In a week when discussions of US and UK televisual differences and distinctions, particularly around class, accompanies the broadcast of US remakes of Shameless (Showtime) and Skins (MTV), its great to get a chance to talk about a British show that owes a debt to both, but in my view is arguably superior.
Misfits‘ industrial context is key to understanding some of the issues Anne addresses. It’s shown on E4, a free-to-air sister channel to terrestrial broadcaster Channel 4. Targeted at a youth demographic, it primarily showcases US Teen TV alongside Friends reruns and reality formats. E4’s distinct brand identity feeds off Channel 4’s status as the younger, edgier terrestrial channel, with a reputation for quality UK drama and US imports. Alongside ensemble teen drama Skins and teen boy sitcom The Inbetweeners (whose remake is currently at pilot stage with MTV), Misfits demonstrates a successful shift in recent years to E4 commissioning original British programming. It’s a niche channel, but it makes a lot of noise. Ratings for The Inbetweeners third season beat out programming on terrestrial channels, Skins has won an audience award BAFTA (the UK Emmys) and last year Misfits won the BAFTA for drama series to gasps of surprise and delighted cheers.
E4’s brand identity is key to the tone that Anne notes in Misfits. It’s a bit cheeky, a bit snarky, it prides itself in not taking things too seriously. The ironic tone of E4’s continuity announcers and promotions – particularly of its US imports – presents its programming through a framework of peculiarly bombastic phrasing (“chuffing”, “ruddy hell”, “telly box”) and light mockery. This allows US Teen TV’s glamorous melodramas to retain their escapist emotional pleasures, yet reframes them within the channel’s pose of ironic detachment in order to assimilate them into E4’s ‘insincere’ British youth TV flow.
It’s British shows operate by drawing from yet distinguishing themselves against US Teen TV. Their combination of excess and the everyday, surrealism and reality, is drawn from British television’s legacy of social realism and anarchic comedy. This is set against the escapist pleasures, gloss, melodrama (and perhaps underlying conservative ideologies) of shows like 90210, Glee and One Tree Hill, the contrasts serve the UK shows’ poses of authenticity (Look how casually we do drugs! Watch us walk around in our dorky knickers!). Whilst US Teen TV can happily air in daytime slots, E4’s British youth TV usually airs at 10pm (though later when transferred to Channel 4), enabling the language and depictions of sexuality that Anne notes.
I think that Misfits gets away with its content because it is nearly always framed as blackly comedic, through its play with representations and its witty dialogue, together with the suspension of disbelief that its genre elements bring. It somehow manages to be sincere and snarky all at once, and we care oh so much about these characters. Partly, this is creator and writer Howard Overman’s distinctive dialogue and tone, which he is finding difficult to transfer to the more generic arena of BBC quirky detective series with recent misfires Vexed and an adaptation of Douglas Adams’ Dirk Gently. Partly it is the excellent performances from virtual unknowns (though with major roles in Spring Awakenings and Channel 4’s Red Riding amongst them) and the chemistry of the group, who hate each other but secretly might care a tiny bit.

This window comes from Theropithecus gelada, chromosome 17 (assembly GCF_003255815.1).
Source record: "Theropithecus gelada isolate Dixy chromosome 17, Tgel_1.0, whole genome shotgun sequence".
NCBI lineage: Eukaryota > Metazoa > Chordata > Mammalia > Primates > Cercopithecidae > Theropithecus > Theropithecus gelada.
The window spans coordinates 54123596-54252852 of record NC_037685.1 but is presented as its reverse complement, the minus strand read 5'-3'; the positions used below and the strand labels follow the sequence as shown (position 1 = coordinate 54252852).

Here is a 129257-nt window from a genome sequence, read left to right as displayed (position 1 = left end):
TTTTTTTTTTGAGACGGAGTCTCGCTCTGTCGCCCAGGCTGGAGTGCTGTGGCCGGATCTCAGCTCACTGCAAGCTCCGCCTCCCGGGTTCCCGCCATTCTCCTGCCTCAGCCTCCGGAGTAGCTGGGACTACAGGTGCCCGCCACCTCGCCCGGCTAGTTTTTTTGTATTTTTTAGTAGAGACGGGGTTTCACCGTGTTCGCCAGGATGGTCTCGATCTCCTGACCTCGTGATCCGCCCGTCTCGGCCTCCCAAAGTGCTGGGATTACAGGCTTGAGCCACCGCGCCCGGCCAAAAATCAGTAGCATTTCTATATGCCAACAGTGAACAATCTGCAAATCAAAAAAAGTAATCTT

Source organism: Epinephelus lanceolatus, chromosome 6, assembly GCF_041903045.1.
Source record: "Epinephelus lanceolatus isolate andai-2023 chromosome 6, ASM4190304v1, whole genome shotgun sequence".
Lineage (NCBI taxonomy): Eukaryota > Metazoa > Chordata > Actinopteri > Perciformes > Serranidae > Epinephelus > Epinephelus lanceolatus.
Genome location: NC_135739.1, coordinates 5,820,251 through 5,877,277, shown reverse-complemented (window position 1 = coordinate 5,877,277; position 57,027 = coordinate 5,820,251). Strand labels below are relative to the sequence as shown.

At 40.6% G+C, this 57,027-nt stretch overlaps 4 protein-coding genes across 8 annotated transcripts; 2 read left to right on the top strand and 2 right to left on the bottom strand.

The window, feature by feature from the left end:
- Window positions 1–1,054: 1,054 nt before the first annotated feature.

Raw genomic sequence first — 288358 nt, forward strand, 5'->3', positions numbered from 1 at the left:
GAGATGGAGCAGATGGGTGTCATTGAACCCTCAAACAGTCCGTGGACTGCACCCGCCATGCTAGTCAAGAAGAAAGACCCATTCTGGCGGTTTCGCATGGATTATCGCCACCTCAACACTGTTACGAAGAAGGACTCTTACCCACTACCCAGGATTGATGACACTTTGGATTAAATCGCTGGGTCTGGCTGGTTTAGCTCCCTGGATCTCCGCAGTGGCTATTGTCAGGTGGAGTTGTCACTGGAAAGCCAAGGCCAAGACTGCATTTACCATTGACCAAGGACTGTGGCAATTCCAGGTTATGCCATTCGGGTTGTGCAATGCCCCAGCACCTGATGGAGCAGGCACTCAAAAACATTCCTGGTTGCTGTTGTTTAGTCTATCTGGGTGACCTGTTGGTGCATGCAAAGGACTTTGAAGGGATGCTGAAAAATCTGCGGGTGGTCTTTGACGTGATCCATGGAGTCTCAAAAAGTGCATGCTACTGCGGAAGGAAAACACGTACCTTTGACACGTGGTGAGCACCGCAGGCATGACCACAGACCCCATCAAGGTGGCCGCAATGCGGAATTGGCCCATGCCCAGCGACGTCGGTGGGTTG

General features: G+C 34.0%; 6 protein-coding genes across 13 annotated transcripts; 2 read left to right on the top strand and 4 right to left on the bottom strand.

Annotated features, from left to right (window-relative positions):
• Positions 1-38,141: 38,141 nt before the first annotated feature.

Nathan may be rude and lewd, perpetually self-aggrandising (to the others disgust), but Robert Sheehan is so effortlessly charismatic, you would follow him anywhere. Kelly may be a ‘Chav’ – a role Lauren Socca has fine tuned in social realist dramas The Unloved and Five Daughters – but Socca makes the frustrations behind the tough mouth clear, and hilarious. Compounded by her power to hear others thoughts – and what they think of her, a person society brands and dismisses – Kelly is kind of caring, kind of smart but still an unrepentant gobby cow. Though compared to the boys’ powers (Invisibility! Rewinding time!) the girls have kind of a rough deal – don’t even get me started on the punishment of the sexualised young woman by giving her a power that basically amounts to fighting off rape when touched.
Anne’s difficulty with placing both the location, the langauge and the context is interesting, as what is universal here becomes very culturally specific when consumed abroad. This cultural discount is arguably what is driving US remakes, in preference to imports. (I’m interested in the channel brand identity mash-up that will occur with MTV’s remaking of E4’s British Teen TV in service of their own push for ‘authenticity‘). Misfits is often tagged ‘ASBO superheroes’, and the orange jumpsuits of community service make a handy uniform for our reluctant gang, more likely to accidentally kill someone than save them. ASBO (Anti-Social Behavioral Order), like Chav, is a very British bit of slang to derogatorily mark a character as part of the undesirable underclass. The pleasure of Misfits is its presentation of our outcasts, the apathetic can’t be bothered generation, suddenly handed great power and responsibility and generally, just messing it up. How very British.